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Old 12-29-2013, 10:00 PM   #6
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If you have no 12V coming out of the truck socket, then you need to check fuses and relays if any. Just find the last point of power, and then whatever is in between is that bad component.
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Old 12-29-2013, 10:06 PM   #7
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Fantastic info!! Any suggestion on the type of signal chaser to purchase? Amazon? Thanks
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Old 12-29-2013, 10:15 PM   #8
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About a $10 volt/ohm meter. I never leave home without.
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Old 12-29-2013, 10:19 PM   #9
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Mine is a TT100 Tone Tracker made by "Test-um Inc." Thier web site is "testum.com" But if you search on google or amazon for a signal tracker I suspect you will get many hits. There are several manufacturers. I don't recall what mine cost, not a lot, I have had it for several years after my very old one I got in the 60's died.

ps: just looked at that web site. Test-um was acquired by JDS Uniphase in 2006 but still in business.
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Old 12-29-2013, 10:19 PM   #10
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I'm not sure how to test it, but could the culprit be the relay (?) that keeps the camper from discharging the truck batteries when boondocking?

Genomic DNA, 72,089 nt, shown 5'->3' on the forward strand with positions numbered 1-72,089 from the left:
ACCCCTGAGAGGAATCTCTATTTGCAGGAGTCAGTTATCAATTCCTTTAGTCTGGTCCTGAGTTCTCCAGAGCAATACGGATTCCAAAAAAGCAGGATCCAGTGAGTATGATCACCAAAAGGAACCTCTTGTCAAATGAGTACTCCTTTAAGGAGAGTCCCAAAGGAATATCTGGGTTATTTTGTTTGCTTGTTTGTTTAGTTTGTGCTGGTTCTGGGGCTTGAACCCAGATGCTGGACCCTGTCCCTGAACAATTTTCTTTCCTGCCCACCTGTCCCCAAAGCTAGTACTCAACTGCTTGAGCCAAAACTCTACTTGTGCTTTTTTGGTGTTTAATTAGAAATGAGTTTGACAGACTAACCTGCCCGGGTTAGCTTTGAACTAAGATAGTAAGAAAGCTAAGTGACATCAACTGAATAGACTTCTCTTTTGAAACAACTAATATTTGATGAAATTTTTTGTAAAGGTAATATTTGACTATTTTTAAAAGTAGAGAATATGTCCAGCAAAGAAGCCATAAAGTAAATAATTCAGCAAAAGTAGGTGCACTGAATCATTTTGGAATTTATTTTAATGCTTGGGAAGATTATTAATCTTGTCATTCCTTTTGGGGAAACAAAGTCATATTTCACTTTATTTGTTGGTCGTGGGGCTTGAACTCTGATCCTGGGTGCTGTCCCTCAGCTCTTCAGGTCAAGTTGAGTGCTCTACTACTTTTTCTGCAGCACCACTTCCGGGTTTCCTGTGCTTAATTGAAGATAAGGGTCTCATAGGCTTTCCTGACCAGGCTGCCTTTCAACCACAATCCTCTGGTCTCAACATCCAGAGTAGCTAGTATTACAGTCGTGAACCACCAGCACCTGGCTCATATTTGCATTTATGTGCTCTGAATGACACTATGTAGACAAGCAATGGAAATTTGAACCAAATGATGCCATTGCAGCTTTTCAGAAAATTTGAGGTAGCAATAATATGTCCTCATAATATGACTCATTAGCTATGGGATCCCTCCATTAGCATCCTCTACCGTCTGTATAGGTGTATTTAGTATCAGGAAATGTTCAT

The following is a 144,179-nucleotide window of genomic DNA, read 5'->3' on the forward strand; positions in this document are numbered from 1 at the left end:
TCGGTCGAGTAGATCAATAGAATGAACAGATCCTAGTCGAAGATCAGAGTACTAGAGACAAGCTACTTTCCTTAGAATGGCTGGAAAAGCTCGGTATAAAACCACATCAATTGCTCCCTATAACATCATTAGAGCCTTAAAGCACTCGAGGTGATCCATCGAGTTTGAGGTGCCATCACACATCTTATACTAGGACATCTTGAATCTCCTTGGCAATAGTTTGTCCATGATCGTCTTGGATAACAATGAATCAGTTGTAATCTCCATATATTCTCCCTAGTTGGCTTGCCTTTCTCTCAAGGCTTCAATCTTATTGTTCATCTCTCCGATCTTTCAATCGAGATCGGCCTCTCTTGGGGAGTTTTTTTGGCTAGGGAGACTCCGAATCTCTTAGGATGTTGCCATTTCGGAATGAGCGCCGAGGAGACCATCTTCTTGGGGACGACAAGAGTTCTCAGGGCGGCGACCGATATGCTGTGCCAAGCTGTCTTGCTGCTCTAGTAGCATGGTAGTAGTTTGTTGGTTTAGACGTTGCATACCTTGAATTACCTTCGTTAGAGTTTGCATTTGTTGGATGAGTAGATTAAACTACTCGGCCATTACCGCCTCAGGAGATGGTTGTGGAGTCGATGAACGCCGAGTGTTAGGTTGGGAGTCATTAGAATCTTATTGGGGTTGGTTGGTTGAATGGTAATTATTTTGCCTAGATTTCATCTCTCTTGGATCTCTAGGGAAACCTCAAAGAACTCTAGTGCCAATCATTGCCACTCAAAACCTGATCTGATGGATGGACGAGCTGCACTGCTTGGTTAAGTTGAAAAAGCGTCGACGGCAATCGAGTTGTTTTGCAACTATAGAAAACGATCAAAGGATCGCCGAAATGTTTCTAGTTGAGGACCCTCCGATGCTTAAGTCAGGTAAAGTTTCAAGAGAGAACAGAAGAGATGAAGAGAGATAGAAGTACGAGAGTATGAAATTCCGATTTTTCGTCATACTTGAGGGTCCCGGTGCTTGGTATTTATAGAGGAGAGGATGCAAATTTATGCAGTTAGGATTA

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Old 12-29-2013, 10:39 PM   #11
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Yes the solenoid could be it. I use a DMM to test them, they can be had at Harbor Freight for $5 or so. I would look on both sides of that solenoid while the truck is running, if you have 14V on one side and the house battery voltage (whatever you read across the house batteries, probably 12 to 12.5V depending on how charged they are) on the other the solenoid could be bad. Otherwise trace the wire back towards the camper until you find where the voltage drops to the house battery voltage and you should find the open wire or connection.

If you find the solenoid looks bad make sure you have coil voltage, that will be 14VDC (from the engine) either across two small wires going to the solenoid or from a small wire to ground going to the solenoid. Coil voltage will somehow be provided by wiring from the battery through the fuse block and ignition switch, or possibly the alternator field winding if the truck is old enough.

If you do find the solenoid is bad make sure you buy a continuous duty one. Keep in mind the PO may have replaced the solenoid with a starter solenoid which is only good for short uses (10-20 sec), so you may have to research the part number to make sure it is continuous duty.
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Old 12-29-2013, 10:59 PM   #12